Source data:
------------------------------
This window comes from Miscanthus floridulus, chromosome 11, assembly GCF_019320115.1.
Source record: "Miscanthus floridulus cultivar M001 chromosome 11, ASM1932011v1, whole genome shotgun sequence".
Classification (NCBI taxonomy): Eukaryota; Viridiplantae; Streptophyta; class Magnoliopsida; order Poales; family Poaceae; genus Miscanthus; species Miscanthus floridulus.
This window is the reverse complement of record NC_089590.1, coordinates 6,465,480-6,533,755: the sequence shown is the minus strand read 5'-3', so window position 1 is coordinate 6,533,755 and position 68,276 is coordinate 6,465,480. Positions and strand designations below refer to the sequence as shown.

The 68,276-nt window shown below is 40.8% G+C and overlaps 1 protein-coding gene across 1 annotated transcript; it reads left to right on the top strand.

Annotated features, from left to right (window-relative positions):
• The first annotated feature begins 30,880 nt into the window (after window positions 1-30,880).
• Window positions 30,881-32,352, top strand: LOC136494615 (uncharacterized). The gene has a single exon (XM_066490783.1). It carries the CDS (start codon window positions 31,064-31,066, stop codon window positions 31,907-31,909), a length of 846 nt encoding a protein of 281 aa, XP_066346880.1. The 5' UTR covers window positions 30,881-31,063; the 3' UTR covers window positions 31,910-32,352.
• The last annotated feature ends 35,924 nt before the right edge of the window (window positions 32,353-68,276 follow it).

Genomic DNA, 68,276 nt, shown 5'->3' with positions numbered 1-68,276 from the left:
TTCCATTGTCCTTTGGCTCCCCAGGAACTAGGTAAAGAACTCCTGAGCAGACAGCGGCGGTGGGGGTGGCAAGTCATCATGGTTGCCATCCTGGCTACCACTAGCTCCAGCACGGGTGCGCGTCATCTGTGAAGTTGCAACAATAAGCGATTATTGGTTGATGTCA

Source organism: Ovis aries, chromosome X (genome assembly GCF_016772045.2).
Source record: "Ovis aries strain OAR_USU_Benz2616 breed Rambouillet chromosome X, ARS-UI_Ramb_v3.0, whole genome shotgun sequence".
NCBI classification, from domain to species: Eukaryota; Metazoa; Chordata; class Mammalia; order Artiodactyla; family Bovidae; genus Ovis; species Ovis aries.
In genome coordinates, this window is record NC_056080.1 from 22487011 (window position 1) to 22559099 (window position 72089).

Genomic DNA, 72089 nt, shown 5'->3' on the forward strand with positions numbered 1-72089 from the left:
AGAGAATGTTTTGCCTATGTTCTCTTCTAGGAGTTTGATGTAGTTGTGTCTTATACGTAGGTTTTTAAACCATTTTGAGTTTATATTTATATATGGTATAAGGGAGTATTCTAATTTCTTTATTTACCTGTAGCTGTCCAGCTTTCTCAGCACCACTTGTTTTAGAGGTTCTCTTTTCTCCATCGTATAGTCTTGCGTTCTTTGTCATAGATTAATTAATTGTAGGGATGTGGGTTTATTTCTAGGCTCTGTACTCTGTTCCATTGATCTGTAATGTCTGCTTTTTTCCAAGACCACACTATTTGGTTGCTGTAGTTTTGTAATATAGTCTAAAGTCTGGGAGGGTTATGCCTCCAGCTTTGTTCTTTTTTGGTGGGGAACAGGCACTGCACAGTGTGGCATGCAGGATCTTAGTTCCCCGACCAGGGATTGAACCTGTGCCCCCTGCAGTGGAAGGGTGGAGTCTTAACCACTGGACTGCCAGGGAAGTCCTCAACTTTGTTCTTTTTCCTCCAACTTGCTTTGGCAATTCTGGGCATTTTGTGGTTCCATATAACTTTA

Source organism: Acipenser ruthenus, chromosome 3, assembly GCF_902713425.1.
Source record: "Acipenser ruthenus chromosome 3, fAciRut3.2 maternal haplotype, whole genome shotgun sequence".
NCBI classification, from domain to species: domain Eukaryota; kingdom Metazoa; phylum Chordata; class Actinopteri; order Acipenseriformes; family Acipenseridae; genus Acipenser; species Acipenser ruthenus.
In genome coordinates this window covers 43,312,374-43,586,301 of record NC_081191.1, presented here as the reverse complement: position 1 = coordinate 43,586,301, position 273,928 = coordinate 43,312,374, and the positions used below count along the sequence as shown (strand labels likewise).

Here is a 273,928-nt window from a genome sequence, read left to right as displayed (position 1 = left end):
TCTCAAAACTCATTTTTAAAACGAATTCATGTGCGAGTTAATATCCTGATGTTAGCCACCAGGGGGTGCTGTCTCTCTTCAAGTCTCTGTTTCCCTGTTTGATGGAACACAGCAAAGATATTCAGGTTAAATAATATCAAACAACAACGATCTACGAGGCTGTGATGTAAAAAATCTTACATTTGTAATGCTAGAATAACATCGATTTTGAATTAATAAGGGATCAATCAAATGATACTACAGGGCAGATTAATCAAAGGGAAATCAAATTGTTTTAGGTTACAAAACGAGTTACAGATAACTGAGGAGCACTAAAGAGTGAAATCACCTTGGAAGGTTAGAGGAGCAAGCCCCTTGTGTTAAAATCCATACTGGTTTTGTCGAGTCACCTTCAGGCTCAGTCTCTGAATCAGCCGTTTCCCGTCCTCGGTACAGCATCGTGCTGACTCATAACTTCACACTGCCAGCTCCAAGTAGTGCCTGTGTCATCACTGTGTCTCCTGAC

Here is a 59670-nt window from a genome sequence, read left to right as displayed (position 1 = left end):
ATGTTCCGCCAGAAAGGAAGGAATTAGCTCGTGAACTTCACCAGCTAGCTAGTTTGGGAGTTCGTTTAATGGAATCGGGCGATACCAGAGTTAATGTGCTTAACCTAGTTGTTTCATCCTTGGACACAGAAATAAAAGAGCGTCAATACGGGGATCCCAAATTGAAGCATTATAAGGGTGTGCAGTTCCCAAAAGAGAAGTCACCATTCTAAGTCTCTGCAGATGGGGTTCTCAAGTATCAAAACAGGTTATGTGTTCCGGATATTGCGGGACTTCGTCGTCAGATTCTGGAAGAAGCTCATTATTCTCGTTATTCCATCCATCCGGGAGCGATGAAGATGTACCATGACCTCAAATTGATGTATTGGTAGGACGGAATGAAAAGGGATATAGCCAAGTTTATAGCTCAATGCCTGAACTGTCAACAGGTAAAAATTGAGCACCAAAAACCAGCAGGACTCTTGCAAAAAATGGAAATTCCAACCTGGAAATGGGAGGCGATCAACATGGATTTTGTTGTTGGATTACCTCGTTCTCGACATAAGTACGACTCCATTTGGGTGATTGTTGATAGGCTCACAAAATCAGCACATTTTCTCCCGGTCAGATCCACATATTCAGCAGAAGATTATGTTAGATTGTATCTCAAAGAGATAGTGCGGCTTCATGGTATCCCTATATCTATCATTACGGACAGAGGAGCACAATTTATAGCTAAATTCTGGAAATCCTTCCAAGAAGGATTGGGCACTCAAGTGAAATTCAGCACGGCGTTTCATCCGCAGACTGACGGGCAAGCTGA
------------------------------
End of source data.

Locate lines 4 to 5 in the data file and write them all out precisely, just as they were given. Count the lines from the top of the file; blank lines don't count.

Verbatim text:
This window is the reverse complement of record NC_089590.1, coordinates 6,465,480-6,533,755: the sequence shown is the minus strand read 5'-3', so window position 1 is coordinate 6,533,755 and position 68,276 is coordinate 6,465,480. Positions and strand designations below refer to the sequence as shown.

The 68,276-nt window shown below is 40.8% G+C and overlaps 1 protein-coding gene across 1 annotated transcript; it reads left to right on the top strand.